Amy's story: Living with Depression
I was diagnosed with depression when I was at college, after being bullied at secondary school, which caused me to have very low self-esteem and increased stress levels around exams.
I have had very good support from my local GP since I first got my diagnosis; my GP is patient, listens to what I say and I don’t feel like I’m being rushed out of the door. For me, it was very difficult to start to be able to talk about how I was feeling in a safe environment and to trust my GP.
I received CBT for a period of time at university. Although it can be helpful for many people, it didn’t work for me. I had a number of relapses, as well as self-harming and having suicidal thoughts, whilst I was at university. I took time out from my studies and my local doctor referred me to talking therapies and the Community Mental Health Team – if it hadn’t been for this referral, I don’t think I would have been able to start my recovery journey and I don’t know where I would be today. Being given the choice and opportunity to access these services enabled me to face and start dealing with my depression instead of feeling like I was helplessly enduring and battling with it. Talking therapies helped me to not try and get rid of negative feelings but instead to learn to deal with them effectively so that they have less impact, as well as helping me to realise that it isn’t normal to be happy all the time. I found this approach very helpful and it became a significant turning point in my life.
I went to a well-being and counselling service at university. It took me a while to feel comfortable and safe opening up to and developing a trusting relationship with the practitioner, but the consistency of seeing the same person each time enabled me to do this. I was informed of a ‘Text and Email Support Service’ (TESS), which has been another very helpful support tool for me. I tend to find it easier to express how I am feeling through written communication and I have found TESS a non-judgmental service that enables me to make sense of how I am feeling, by the volunteers not telling me how I should be feeling but instead acknowledging and listening to what I am saying. Exercise has also helped with my journey.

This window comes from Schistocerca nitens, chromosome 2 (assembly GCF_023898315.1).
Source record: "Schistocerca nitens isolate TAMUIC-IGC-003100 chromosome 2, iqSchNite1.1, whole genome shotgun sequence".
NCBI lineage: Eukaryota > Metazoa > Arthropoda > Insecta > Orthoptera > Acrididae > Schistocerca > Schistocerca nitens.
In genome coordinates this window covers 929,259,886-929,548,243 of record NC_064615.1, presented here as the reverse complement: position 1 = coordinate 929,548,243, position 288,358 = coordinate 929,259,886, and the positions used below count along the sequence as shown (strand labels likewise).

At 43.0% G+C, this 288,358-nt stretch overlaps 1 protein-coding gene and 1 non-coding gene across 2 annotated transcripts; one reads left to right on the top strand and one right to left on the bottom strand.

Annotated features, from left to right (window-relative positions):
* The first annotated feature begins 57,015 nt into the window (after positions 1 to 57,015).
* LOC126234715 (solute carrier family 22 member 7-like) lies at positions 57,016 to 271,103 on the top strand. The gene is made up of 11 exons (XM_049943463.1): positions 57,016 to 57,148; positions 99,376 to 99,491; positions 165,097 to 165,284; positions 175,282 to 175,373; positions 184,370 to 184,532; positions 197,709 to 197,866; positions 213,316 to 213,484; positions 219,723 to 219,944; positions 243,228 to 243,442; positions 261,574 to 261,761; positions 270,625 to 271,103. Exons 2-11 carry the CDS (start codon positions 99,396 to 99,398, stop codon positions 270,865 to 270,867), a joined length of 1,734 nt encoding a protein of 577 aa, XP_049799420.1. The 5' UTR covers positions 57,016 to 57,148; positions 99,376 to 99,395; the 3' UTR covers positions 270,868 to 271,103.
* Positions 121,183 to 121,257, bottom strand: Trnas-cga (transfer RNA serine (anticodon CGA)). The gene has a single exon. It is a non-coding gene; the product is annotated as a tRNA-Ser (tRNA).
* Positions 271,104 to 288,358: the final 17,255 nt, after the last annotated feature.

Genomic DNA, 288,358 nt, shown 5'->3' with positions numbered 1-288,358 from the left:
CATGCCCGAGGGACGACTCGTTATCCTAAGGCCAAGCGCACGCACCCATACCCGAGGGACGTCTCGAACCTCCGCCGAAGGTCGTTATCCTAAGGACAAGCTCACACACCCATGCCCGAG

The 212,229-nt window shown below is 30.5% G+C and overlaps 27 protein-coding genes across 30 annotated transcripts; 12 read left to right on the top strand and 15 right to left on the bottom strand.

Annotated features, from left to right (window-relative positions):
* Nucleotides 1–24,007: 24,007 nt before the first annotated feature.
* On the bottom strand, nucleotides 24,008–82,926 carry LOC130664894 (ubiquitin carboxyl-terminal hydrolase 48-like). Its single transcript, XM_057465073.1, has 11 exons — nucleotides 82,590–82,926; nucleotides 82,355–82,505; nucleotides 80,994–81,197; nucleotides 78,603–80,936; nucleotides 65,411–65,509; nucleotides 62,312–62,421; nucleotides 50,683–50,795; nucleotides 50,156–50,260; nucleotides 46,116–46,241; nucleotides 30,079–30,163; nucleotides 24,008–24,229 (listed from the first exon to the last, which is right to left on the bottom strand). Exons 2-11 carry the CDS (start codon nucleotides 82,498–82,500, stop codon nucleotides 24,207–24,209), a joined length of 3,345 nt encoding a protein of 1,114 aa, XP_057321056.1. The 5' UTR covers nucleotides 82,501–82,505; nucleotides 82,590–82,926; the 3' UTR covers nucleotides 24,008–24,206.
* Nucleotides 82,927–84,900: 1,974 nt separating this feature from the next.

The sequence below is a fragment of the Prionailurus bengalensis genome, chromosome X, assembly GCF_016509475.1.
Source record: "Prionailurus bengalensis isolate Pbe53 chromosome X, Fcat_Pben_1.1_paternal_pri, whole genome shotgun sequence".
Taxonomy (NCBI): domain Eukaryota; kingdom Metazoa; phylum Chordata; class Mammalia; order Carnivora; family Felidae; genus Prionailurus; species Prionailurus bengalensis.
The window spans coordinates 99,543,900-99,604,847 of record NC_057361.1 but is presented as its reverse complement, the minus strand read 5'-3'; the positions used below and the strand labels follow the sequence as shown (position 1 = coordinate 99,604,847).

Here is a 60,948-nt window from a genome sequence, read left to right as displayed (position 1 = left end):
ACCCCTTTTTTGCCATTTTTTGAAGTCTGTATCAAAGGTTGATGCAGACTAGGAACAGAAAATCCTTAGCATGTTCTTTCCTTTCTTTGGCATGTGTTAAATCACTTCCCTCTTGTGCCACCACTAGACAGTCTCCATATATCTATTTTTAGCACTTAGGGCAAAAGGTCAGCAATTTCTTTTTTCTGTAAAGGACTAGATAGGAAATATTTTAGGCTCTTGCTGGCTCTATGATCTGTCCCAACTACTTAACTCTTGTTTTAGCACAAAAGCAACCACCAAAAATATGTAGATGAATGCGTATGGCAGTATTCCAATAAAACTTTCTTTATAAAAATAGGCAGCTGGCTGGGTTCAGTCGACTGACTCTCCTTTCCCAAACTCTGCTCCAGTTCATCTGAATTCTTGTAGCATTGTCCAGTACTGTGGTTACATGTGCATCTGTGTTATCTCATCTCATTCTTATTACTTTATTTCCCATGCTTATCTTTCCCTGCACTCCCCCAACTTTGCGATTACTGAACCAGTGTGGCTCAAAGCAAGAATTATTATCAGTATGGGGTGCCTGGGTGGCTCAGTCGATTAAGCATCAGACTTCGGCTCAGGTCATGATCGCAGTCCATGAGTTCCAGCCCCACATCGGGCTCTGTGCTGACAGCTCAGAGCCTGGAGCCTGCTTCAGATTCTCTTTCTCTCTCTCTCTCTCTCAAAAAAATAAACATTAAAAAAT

My recovery journey hasn’t been smooth, but the invaluable support I’ve received from two close friends has helped me to keep going through some bad days when I feel like it’s too hard to carry on. I trust my friends inherently and I feel safe enough to open up to them about painful thoughts and feelings. I’ve found that recovering from depression is a very up-and-down journey. I have had to stop hiding from painful past experiences in order to be able to understand how they have impacted on my thoughts and feelings in the present. Although I still take medication, I am in a better place and want to send out the message that a mental illness does not make a person weak or define who they are, and that people can recover and be successful in reaching their goals.
Although I have experienced varying levels of help and support from different doctors in different areas, it is important for other people living with a mental illness to know that there is help, support and information out there – don’t give up!